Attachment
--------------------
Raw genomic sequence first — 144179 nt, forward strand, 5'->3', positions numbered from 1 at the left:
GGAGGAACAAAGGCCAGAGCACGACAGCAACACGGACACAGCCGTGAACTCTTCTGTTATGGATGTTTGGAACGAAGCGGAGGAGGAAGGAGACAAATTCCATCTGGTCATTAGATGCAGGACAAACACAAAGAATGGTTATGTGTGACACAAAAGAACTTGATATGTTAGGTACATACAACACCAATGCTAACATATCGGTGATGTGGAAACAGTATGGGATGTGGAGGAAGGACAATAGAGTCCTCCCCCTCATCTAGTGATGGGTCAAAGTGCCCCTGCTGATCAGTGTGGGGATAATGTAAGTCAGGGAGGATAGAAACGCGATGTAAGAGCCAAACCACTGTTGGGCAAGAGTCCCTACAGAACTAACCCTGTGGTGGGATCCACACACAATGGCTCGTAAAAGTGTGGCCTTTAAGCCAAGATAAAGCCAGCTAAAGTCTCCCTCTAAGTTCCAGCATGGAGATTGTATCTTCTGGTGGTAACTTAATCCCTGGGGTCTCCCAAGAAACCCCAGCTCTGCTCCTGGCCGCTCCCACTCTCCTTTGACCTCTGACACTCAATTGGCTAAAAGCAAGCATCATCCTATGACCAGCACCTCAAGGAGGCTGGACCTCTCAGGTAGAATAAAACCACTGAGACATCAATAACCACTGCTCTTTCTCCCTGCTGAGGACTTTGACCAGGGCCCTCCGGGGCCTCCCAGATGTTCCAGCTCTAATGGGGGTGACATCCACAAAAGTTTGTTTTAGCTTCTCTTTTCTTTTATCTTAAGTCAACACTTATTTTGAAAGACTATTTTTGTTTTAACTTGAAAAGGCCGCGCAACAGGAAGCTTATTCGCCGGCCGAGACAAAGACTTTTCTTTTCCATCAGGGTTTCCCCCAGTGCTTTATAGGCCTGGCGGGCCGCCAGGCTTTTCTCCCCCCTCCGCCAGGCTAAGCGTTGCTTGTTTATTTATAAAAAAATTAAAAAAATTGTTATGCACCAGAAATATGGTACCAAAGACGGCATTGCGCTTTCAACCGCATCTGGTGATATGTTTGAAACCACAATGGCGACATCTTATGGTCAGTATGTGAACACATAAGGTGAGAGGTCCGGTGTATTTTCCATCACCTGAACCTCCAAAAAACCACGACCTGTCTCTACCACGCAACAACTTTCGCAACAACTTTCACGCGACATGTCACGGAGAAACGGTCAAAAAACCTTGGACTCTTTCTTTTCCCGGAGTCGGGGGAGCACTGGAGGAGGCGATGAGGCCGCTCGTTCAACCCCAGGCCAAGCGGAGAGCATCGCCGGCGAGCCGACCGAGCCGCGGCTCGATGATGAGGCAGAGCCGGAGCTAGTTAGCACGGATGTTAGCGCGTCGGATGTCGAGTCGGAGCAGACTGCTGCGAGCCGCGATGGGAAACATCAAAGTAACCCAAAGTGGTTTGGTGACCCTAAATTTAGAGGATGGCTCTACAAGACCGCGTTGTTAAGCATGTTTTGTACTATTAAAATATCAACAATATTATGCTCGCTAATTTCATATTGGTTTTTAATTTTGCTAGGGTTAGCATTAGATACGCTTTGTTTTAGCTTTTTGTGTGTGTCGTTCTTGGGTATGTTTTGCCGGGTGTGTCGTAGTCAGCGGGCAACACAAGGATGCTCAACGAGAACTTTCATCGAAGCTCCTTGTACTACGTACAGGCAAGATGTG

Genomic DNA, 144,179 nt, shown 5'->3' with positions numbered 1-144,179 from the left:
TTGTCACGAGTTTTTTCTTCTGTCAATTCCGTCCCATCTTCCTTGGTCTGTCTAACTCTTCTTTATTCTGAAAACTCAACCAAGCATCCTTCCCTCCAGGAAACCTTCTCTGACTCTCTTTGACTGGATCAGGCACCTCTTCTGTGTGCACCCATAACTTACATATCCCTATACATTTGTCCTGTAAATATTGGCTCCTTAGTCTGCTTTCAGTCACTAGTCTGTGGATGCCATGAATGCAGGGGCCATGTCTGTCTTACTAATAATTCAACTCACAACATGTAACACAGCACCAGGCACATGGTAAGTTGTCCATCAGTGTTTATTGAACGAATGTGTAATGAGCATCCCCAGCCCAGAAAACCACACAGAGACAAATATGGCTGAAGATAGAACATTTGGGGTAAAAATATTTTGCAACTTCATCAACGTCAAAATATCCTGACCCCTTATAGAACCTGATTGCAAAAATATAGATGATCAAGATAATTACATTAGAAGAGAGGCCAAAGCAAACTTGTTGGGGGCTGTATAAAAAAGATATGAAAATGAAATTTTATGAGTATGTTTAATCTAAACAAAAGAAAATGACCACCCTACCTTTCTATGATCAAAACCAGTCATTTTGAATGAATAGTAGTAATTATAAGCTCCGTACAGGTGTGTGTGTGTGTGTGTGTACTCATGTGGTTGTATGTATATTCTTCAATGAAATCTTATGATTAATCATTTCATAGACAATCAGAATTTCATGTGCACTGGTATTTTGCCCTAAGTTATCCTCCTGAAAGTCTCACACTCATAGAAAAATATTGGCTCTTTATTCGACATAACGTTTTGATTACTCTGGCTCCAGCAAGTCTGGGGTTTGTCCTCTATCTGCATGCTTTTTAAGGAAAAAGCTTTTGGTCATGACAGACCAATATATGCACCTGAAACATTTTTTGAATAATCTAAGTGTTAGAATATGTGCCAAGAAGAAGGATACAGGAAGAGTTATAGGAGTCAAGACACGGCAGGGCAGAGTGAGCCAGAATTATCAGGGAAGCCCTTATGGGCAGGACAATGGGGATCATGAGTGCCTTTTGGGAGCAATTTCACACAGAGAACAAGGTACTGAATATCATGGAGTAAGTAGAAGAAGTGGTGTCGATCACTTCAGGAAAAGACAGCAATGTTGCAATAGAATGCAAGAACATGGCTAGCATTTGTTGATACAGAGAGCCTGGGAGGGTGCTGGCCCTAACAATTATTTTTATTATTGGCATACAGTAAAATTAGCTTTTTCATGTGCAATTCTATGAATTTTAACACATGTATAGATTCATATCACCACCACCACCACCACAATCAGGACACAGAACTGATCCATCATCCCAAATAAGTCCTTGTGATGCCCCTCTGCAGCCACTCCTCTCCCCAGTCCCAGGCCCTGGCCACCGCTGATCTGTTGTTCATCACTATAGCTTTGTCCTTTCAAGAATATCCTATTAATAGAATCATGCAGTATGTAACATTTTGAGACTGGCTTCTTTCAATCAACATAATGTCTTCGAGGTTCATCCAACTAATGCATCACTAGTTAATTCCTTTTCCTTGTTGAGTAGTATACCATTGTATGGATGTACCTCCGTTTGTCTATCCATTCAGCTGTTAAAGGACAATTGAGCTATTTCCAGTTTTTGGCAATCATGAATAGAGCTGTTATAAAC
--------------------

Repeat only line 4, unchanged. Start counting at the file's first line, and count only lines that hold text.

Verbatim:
TTGTCACGAGTTTTTTCTTCTGTCAATTCCGTCCCATCTTCCTTGGTCTGTCTAACTCTTCTTTATTCTGAAAACTCAACCAAGCATCCTTCCCTCCAGGAAACCTTCTCTGACTCTCTTTGACTGGATCAGGCACCTCTTCTGTGTGCACCCATAACTTACATATCCCTATACATTTGTCCTGTAAATATTGGCTCCTTAGTCTGCTTTCAGTCACTAGTCTGTGGATGCCATGAATGCAGGGGCCATGTCTGTCTTACTAATAATTCAACTCACAACATGTAACACAGCACCAGGCACATGGTAAGTTGTCCATCAGTGTTTATTGAACGAATGTGTAATGAGCATCCCCAGCCCAGAAAACCACACAGAGACAAATATGGCTGAAGATAGAACATTTGGGGTAAAAATATTTTGCAACTTCATCAACGTCAAAATATCCTGACCCCTTATAGAACCTGATTGCAAAAATATAGATGATCAAGATAATTACATTAGAAGAGAGGCCAAAGCAAACTTGTTGGGGGCTGTATAAAAAAGATATGAAAATGAAATTTTATGAGTATGTTTAATCTAAACAAAAGAAAATGACCACCCTACCTTTCTATGATCAAAACCAGTCATTTTGAATGAATAGTAGTAATTATAAGCTCCGTACAGGTGTGTGTGTGTGTGTGTGTACTCATGTGGTTGTATGTATATTCTTCAATGAAATCTTATGATTAATCATTTCATAGACAATCAGAATTTCATGTGCACTGGTATTTTGCCCTAAGTTATCCTCCTGAAAGTCTCACACTCATAGAAAAATATTGGCTCTTTATTCGACATAACGTTTTGATTACTCTGGCTCCAGCAAGTCTGGGGTTTGTCCTCTATCTGCATGCTTTTTAAGGAAAAAGCTTTTGGTCATGACAGACCAATATATGCACCTGAAACATTTTTTGAATAATCTAAGTGTTAGAATATGTGCCAAGAAGAAGGATACAGGAAGAGTTATAGGAGTCAAGACACGGCAGGGCAGAGTGAGCCAGAATTATCAGGGAAGCCCTTATGGGCAGGACAATGGGGATCATGAGTGCCTTTTGGGAGCAATTTCACACAGAGAACAAGGTACTGAATATCATGGAGTAAGTAGAAGAAGTGGTGTCGATCACTTCAGGAAAAGACAGCAATGTTGCAATAGAATGCAAGAACATGGCTAGCATTTGTTGATACAGAGAGCCTGGGAGGGTGCTGGCCCTAACAATTATTTTTATTATTGGCATACAGTAAAATTAGCTTTTTCATGTGCAATTCTATGAATTTTAACACATGTATAGATTCATATCACCACCACCACCACCACAATCAGGACACAGAACTGATCCATCATCCCAAATAAGTCCTTGTGATGCCCCTCTGCAGCCACTCCTCTCCCCAGTCCCAGGCCCTGGCCACCGCTGATCTGTTGTTCATCACTATAGCTTTGTCCTTTCAAGAATATCCTATTAATAGAATCATGCAGTATGTAACATTTTGAGACTGGCTTCTTTCAATCAACATAATGTCTTCGAGGTTCATCCAACTAATGCATCACTAGTTAATTCCTTTTCCTTGTTGAGTAGTATACCATTGTATGGATGTACCTCCGTTTGTCTATCCATTCAGCTGTTAAAGGACAATTGAGCTATTTCCAGTTTTTGGCAATCATGAATAGAGCTGTTATAAAC